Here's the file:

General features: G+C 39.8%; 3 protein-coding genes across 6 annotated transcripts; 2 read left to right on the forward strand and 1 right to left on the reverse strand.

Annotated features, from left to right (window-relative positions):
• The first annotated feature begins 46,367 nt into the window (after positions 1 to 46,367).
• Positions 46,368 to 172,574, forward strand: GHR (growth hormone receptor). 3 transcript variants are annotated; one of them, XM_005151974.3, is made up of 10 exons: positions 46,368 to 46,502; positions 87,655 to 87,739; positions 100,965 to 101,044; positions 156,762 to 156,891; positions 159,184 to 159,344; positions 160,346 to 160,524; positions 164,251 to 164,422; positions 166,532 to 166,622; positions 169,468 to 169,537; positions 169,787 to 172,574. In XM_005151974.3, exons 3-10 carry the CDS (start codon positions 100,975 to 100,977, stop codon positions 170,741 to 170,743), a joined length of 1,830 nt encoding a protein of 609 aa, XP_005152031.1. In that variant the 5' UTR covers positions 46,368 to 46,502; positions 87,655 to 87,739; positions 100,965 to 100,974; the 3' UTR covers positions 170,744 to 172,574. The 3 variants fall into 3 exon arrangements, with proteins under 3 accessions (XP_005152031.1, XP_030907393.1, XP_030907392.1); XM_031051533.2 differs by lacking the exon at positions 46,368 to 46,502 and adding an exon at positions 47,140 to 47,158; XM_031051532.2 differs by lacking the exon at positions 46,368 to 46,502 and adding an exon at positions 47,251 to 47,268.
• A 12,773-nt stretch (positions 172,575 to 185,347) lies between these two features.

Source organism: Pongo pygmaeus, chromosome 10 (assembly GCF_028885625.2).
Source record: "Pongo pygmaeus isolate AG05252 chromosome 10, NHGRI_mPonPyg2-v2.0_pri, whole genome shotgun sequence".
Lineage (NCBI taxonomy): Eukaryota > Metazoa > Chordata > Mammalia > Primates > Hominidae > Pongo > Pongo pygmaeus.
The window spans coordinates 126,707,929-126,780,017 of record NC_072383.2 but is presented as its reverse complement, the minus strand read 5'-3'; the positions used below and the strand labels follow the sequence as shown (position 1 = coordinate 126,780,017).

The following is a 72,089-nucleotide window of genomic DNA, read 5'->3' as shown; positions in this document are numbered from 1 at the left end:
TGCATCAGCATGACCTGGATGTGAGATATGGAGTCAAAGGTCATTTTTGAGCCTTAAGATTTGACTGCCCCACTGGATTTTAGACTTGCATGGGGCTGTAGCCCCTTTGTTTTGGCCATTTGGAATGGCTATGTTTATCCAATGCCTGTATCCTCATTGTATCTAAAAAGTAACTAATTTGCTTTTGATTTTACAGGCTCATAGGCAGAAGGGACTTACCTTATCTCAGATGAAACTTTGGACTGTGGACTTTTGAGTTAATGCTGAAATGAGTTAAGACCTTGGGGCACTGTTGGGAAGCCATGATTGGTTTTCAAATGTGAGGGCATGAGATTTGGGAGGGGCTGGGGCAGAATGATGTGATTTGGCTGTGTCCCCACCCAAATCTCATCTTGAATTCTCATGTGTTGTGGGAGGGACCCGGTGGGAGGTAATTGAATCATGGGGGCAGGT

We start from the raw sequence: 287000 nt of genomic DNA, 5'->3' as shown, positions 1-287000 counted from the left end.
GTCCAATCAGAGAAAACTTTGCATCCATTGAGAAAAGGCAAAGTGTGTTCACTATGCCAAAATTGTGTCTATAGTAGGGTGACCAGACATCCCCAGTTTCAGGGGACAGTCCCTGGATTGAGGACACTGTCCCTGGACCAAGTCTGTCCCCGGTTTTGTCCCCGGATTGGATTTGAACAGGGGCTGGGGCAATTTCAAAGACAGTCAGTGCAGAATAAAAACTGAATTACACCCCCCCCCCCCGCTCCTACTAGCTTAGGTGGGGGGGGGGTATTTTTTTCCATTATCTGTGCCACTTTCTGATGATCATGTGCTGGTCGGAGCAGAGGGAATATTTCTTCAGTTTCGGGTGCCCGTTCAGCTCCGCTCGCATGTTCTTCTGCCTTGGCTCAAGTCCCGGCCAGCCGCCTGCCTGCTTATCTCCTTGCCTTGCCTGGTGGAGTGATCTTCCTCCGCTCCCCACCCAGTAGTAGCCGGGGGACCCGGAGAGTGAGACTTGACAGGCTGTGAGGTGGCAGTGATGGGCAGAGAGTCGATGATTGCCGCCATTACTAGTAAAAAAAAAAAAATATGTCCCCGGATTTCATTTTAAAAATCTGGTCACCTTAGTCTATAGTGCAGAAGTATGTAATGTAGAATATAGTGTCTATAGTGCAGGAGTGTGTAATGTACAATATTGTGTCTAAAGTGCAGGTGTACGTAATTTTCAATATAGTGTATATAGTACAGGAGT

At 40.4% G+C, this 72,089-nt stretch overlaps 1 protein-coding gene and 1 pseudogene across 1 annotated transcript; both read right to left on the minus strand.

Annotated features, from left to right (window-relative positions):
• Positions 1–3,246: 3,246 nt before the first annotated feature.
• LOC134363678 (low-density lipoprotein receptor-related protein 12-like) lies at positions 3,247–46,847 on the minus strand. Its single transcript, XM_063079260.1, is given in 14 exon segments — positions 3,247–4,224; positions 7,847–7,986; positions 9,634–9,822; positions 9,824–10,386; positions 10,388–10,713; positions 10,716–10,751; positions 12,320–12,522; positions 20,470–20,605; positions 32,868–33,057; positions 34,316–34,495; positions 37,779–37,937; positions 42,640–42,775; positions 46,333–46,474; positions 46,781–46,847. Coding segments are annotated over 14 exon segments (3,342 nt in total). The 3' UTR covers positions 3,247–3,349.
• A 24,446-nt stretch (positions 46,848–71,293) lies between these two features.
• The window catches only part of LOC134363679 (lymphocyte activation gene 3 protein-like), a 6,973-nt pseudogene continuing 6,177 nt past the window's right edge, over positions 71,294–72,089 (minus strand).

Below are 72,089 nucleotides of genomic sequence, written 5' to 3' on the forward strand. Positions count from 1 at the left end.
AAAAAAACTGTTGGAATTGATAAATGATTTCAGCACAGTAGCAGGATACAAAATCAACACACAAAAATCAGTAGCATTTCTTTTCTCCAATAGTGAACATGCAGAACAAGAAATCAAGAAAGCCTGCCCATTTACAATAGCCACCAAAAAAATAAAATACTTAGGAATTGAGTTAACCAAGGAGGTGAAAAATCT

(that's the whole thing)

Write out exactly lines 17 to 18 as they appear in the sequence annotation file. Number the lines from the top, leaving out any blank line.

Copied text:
• LOC134363678 (low-density lipoprotein receptor-related protein 12-like) lies at positions 3,247–46,847 on the minus strand. Its single transcript, XM_063079260.1, is given in 14 exon segments — positions 3,247–4,224; positions 7,847–7,986; positions 9,634–9,822; positions 9,824–10,386; positions 10,388–10,713; positions 10,716–10,751; positions 12,320–12,522; positions 20,470–20,605; positions 32,868–33,057; positions 34,316–34,495; positions 37,779–37,937; positions 42,640–42,775; positions 46,333–46,474; positions 46,781–46,847. Coding segments are annotated over 14 exon segments (3,342 nt in total). The 3' UTR covers positions 3,247–3,349.
• A 24,446-nt stretch (positions 46,848–71,293) lies between these two features.